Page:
Saturday, March 28, 2015

Darwin overload

We've had a fun week poking around Isla Isabela. We rented bikes and rode up to a tortoise sanctuary above the desert. The tortoise population was nearly extinct after the whalers had their way with the islands in the 19th century. So they're raising juvenile tortoises to be released into the wild. The tortoises are living in paradise with full access to mango, banana and papaya trees/fruit. The sanctuary is actually cutting down some of the trees because the tortoises are becoming morbidly obese. All they need are some native grasses. Ridiculous.

We went SCUBA diving again and had more awesome manta ray sightings, hammerhead sharks, and the best turtle viewing ever. We were swimming in between two currents, a place where warm and cold water meet, so lots of critters showed up. We had a dozen green sea turtles meandering around us in circles and thousands of reef fish swimming in huge schools just cruising right on by our masks.

The sea lions and Galapagos penguins have been frequent visitors to Pau Hana. They love to pig out on the tiny fish that hide in the shadow of the boat. It's been some my favorite wildlife moments of the trip. One little sea lion likes to climb onto the paddle board, but as soon as she sees us, she evacs, so no pictures of that, yet.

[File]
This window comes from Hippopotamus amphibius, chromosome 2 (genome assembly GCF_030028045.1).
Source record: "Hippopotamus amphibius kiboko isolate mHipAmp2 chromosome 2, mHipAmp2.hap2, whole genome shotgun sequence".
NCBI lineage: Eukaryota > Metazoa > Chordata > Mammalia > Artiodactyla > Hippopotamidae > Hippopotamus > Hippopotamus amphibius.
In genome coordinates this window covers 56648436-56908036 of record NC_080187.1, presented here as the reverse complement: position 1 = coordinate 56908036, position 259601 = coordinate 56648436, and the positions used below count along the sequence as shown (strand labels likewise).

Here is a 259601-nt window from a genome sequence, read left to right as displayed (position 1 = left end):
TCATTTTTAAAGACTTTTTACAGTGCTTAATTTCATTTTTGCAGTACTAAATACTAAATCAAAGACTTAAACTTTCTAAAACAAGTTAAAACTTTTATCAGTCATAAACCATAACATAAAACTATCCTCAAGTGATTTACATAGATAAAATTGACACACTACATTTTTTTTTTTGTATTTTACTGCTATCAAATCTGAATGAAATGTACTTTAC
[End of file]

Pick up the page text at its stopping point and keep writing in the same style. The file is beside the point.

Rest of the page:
Many boats are getting ready to leave this week and start their crossing to Marquesas. We're not in any hurry but our permit expires on Friday, so we'll continue getting ready to go this week and hope that the trade winds come a bit more north toward us, otherwise we may be looking at about 400 miles of motoring as we start our trip. Cheers!
High tides and surf have dominated our stay. Isla Isabela has had the highest tides here since 1997 during our stay.

"Yer a desert flower y'are..."

Rented bikes again and rode out to a monument called the Wall of Tears, a stone wall built by Ecuadorian prisoners in the 1940s, for absolutely no reason. Grim.
As always, go fast, take chances applied. Never mind the 15" frame or the lack of a rear brake.

This cute FLB played by the boat all morning (furry lil' bastard)

out for a rip (nod to EAB)

FLB recruited a buddy to join the antics

Martin tells the FLB how much fun telemark skiing is.

Galapagos penguins are the most northerly existing penguin in the world and one of the smallest.  They roost around the boat with amazing agility and speed, eating fish and getting chased by FLBs.

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